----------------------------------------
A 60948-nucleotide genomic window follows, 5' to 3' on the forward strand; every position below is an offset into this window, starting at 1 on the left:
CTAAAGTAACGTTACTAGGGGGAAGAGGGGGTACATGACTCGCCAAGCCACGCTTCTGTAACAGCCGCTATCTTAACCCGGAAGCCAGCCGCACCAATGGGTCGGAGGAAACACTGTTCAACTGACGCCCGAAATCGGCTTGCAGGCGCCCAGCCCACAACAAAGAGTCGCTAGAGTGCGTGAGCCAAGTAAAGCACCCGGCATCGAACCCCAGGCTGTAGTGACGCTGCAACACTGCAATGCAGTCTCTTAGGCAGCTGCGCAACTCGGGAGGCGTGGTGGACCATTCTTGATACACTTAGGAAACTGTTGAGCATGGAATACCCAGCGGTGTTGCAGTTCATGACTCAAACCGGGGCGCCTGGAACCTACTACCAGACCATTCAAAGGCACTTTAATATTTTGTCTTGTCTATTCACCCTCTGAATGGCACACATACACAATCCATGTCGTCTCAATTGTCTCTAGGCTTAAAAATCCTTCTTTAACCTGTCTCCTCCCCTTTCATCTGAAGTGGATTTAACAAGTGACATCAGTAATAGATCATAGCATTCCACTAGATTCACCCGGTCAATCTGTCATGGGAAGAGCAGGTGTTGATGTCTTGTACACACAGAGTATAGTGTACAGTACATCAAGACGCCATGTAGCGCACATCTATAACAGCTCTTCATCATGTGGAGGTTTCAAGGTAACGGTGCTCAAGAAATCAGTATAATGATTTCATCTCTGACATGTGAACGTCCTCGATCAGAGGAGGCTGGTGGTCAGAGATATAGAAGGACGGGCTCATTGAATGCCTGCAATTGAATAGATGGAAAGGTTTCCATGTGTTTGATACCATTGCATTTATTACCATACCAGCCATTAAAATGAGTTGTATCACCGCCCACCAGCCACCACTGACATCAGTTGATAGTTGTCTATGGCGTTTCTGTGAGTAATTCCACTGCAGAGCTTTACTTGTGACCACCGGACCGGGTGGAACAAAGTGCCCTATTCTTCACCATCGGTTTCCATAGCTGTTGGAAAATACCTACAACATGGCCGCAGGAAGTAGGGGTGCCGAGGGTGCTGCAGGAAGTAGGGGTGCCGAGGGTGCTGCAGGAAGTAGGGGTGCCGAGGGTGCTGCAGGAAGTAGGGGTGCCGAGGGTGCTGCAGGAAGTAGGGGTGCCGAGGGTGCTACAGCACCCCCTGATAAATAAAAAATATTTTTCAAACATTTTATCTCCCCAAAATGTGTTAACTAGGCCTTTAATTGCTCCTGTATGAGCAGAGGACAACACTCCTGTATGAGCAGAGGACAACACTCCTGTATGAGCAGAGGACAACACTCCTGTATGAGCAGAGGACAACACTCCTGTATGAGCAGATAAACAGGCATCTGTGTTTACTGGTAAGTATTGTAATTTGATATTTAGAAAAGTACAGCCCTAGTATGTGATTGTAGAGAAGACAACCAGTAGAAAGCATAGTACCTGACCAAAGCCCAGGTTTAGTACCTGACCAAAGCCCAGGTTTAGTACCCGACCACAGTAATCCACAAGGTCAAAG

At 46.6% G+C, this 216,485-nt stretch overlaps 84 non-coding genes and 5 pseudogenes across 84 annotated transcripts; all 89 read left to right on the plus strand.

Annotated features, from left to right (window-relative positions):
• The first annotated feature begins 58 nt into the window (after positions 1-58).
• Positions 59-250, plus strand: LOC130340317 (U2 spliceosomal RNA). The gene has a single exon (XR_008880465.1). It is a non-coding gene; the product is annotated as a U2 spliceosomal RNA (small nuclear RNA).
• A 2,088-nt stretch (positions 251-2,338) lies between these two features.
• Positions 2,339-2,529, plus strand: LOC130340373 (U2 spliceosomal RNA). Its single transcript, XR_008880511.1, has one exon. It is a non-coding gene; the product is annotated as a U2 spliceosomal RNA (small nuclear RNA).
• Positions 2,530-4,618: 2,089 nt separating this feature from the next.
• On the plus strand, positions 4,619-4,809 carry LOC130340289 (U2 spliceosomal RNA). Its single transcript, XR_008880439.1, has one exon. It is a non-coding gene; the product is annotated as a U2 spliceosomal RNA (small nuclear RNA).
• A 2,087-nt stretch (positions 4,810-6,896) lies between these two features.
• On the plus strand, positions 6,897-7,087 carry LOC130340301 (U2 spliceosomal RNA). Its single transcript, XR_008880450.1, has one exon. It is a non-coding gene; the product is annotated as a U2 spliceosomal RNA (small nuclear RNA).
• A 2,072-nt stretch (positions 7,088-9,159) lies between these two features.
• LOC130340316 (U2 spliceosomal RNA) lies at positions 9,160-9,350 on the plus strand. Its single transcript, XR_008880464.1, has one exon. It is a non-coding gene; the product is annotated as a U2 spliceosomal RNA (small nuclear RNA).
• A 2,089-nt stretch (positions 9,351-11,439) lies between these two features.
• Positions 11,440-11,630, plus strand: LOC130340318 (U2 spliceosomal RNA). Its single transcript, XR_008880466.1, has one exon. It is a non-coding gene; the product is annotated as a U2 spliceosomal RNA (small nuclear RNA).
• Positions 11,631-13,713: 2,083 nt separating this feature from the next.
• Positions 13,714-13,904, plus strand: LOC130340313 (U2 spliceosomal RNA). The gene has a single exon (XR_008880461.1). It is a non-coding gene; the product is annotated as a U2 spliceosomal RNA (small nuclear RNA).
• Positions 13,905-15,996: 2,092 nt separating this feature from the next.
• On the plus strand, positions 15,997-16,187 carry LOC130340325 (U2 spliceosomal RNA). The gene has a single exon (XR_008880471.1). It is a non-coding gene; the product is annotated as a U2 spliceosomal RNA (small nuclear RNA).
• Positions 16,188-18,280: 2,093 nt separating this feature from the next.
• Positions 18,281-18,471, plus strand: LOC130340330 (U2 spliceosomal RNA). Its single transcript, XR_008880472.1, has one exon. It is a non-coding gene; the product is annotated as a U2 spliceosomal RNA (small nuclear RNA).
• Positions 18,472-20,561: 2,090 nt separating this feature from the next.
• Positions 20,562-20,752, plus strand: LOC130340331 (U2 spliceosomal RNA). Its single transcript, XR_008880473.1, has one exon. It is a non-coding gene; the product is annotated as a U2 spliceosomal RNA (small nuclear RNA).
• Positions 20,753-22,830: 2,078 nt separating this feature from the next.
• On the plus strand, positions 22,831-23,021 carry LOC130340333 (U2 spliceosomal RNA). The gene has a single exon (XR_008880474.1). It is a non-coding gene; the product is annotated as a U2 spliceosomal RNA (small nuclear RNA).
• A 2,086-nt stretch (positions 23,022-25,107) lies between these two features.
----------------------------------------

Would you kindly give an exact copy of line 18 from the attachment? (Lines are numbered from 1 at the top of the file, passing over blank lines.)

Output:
• Positions 13,714-13,904, plus strand: LOC130340313 (U2 spliceosomal RNA). The gene has a single exon (XR_008880461.1). It is a non-coding gene; the product is annotated as a U2 spliceosomal RNA (small nuclear RNA).